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Bacterial Tracheitis Clinical Presentation

  • Author: Sujatha Rajan, MD; Chief Editor: Russell W Steele, MD  more...
Updated: Oct 20, 2015


Symptoms of bacterial tracheitis may be intermediately between those of epiglottitis and croup. Presentation is either acute or subacute.

  • In the classic presentation patients present acutely with fevers, toxic appearance, stridor, tachypnea, respiratory distress, and high WBC counts. Cough is frequent and not painful.
  • In a study by Salamone et al, a significant subset of older children (mean age, 8 y) did not have severe clinical symptoms.[10]
  • The prodrome is usually an upper respiratory infection, followed by progression to higher fever, cough, inspiratory stridor, and a variable degree of respiratory distress.
  • Patients may acutely decompensate with worsening respiratory distress due to airway obstruction from a purulent membrane that has loosened.
  • Patients have been reported to present with symptoms and signs of bacterial tracheitis and multiorgan failure due to exotoxin-producing strains of Staphylococcus aureus or Streptococcus pyogenes in the trachea.
  • A high index of suspicion for bacterial tracheitis is needed in children with viral croup–like symptoms who do not respond to standard croup treatment or clinically worsen.


The following physical findings may be noted:

  • Inspiratory stridor (with or without expiratory stridor)
  • Barklike or brassy cough
  • Hoarseness
  • Worsening or abruptly occurring stridor
  • Varying degrees of respiratory distress
    • Retractions
    • Dyspnea
    • Nasal flaring
    • Cyanosis
  • Sore throat, odynophagia
  • Dysphonia
  • No drooling
  • No specific position of comfort (The patient may lie supine.)


The following causes have been noted:

  • S aureus: Community-associated methicillin-resistant S aureus (CA-MRSA) has recently emerged as an important agent in the United States; this could result in a greater frequency of MRSA strains that cause tracheitis.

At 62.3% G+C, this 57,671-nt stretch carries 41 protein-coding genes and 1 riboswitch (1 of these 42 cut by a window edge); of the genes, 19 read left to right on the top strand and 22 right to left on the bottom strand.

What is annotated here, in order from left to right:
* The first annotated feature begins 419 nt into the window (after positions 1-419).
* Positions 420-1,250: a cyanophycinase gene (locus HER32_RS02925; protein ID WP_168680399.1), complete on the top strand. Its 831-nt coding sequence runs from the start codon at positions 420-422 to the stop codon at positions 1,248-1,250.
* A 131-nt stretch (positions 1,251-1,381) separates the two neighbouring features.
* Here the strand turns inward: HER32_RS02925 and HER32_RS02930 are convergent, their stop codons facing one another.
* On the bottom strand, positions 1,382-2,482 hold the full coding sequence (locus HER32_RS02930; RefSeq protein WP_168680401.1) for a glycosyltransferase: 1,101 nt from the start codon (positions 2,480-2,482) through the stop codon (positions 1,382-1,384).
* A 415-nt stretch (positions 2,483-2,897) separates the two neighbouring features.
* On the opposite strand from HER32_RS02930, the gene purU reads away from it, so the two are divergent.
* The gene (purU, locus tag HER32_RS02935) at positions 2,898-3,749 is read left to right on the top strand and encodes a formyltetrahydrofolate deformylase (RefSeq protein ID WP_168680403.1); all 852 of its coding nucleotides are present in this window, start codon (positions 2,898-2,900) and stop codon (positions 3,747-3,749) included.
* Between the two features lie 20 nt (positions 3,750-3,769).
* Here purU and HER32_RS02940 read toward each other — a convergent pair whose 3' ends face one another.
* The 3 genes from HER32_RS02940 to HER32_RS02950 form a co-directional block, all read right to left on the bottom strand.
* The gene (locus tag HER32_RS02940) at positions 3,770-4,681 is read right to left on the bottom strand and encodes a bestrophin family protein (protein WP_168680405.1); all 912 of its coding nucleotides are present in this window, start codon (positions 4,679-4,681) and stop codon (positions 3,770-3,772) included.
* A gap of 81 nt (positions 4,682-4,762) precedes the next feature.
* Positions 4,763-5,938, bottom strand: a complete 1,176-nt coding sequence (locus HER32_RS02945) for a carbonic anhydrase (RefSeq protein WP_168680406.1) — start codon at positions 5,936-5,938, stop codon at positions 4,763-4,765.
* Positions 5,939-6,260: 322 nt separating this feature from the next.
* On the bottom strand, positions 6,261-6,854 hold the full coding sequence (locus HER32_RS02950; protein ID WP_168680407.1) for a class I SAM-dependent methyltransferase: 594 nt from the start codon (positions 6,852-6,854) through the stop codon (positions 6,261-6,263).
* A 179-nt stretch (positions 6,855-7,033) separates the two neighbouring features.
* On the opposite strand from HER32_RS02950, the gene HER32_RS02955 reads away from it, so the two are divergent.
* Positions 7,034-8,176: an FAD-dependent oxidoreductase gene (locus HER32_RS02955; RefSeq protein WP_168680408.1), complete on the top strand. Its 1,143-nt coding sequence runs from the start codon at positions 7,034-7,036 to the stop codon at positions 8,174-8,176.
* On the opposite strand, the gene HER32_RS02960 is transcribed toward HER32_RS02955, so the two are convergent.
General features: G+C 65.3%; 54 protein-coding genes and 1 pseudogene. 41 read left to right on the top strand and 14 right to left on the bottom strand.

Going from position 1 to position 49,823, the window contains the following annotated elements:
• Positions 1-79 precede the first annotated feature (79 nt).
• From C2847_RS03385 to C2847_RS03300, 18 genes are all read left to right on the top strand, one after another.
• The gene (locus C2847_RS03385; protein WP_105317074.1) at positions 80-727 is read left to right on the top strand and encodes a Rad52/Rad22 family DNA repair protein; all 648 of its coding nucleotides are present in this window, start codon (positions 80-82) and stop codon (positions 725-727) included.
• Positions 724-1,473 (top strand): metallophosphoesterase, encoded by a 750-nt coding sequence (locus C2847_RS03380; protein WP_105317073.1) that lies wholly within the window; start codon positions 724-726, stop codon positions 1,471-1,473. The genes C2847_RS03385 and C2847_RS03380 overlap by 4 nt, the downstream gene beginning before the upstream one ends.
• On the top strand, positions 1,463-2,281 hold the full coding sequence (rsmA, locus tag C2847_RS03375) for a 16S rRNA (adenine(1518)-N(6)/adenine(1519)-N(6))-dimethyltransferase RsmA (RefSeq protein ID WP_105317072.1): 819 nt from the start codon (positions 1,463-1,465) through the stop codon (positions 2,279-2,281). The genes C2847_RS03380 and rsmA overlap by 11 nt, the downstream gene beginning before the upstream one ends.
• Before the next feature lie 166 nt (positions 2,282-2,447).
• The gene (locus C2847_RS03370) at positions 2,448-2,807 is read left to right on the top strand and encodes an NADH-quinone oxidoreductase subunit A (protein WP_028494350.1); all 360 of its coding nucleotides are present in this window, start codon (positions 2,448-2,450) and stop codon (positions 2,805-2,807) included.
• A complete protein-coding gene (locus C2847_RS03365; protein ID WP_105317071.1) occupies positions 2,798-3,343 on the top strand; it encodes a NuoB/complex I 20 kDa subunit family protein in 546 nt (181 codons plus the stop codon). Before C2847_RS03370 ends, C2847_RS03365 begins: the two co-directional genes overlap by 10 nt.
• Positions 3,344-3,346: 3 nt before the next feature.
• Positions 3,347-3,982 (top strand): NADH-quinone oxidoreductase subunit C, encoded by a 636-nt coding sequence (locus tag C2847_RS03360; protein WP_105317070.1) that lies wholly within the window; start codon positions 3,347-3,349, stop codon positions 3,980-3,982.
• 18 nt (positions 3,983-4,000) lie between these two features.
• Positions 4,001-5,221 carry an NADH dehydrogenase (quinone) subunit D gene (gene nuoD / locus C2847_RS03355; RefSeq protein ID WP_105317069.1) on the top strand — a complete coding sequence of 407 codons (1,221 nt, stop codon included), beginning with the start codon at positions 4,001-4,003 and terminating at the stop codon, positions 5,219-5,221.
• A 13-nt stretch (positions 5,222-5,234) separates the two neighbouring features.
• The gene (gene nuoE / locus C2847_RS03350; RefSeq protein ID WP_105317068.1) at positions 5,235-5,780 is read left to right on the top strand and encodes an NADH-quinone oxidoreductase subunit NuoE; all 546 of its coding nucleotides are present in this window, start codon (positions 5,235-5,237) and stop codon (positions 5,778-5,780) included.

• S pyogenes, Streptococcus pneumoniae, and other alpha hemolytic streptococcal species
  • Moraxella catarrhalis: Recent reports suggest it is a leading cause of bacterial tracheitis and associated with increased intubation.
  • Haemophilus influenzae type B (Hib): This cause is less common since the introduction of the Hib vaccine.
  • Klebsiella species
  • Pseudomonas species
  • Anaerobes
  • Peptostreptococcus species
  • Bacteroides species
  • Prevotella species
  • Other
    • Mycoplasma pneumoniae
    • Mycobacterium tuberculosis (endobronchial disease)
    • H1N1 influenza[11]
Contributor Information and Disclosures

Sujatha Rajan, MD Assistant Professor of Pediatrics, Albert Einstein School of Medicine; Consulting Staff, Department of Pediatrics, Division of Pediatric Infectious Diseases, Schneider Children's Hospital, North Shore-Long Island Jewish Health System

Sujatha Rajan, MD is a member of the following medical societies: American Academy of Pediatrics, Infectious Diseases Society of America, Pediatric Infectious Diseases Society

Disclosure: Nothing to disclose.


Sunil K Sood, MBBS, , MD Professor of Clinical Pediatrics, Department of Pediatrics, Albert Einstein College of Medicine; Chief, Pediatric Infectious Diseases, Firm Director, Pediatric Unit, Schneider Children's Hospital at North Shore, North Shore University Hospital

Sunil K Sood, MBBS, , MD is a member of the following medical societies: American Academy of Pediatrics, American Society for Microbiology, Infectious Diseases Society of America, Society for Pediatric Research

Disclosure: Nothing to disclose.

Kathryn Clark Emery, MD Associate Professor, Department of Pediatrics, University of Colorado Health Sciences Center; Consulting Staff, Department of Emergency Medicine, Children's Hospital of Denver

Kathryn Clark Emery, MD is a member of the following medical societies: American Academy of Pediatrics

Disclosure: Nothing to disclose.

Specialty Editor Board

Mary L Windle, PharmD Adjunct Associate Professor, University of Nebraska Medical Center College of Pharmacy; Editor-in-Chief, Medscape Drug Reference

Disclosure: Nothing to disclose.

Joseph Domachowske, MD Professor of Pediatrics, Microbiology and Immunology, Department of Pediatrics, Division of Infectious Diseases, State University of New York Upstate Medical University

Joseph Domachowske, MD is a member of the following medical societies: Alpha Omega Alpha, American Academy of Pediatrics, American Society for Microbiology, Infectious Diseases Society of America, Pediatric Infectious Diseases Society, Phi Beta Kappa

Disclosure: Received research grant from: Pfizer;GlaxoSmithKline;AstraZeneca;Merck;American Academy of Pediatrics<br/>Received income in an amount equal to or greater than $250 from: Sanofi Pasteur;Astra Zeneca;Novartis<br/>Consulting fees for: Sanofi Pasteur; Novartis; Merck; Astra Zeneca.

Chief Editor

Russell W Steele, MD Clinical Professor, Tulane University School of Medicine; Staff Physician, Ochsner Clinic Foundation

Russell W Steele, MD is a member of the following medical societies: American Academy of Pediatrics, American Association of Immunologists, American Pediatric Society, American Society for Microbiology, Infectious Diseases Society of America, Louisiana State Medical Society, Pediatric Infectious Diseases Society, Society for Pediatric Research, Southern Medical Association

Disclosure: Nothing to disclose.

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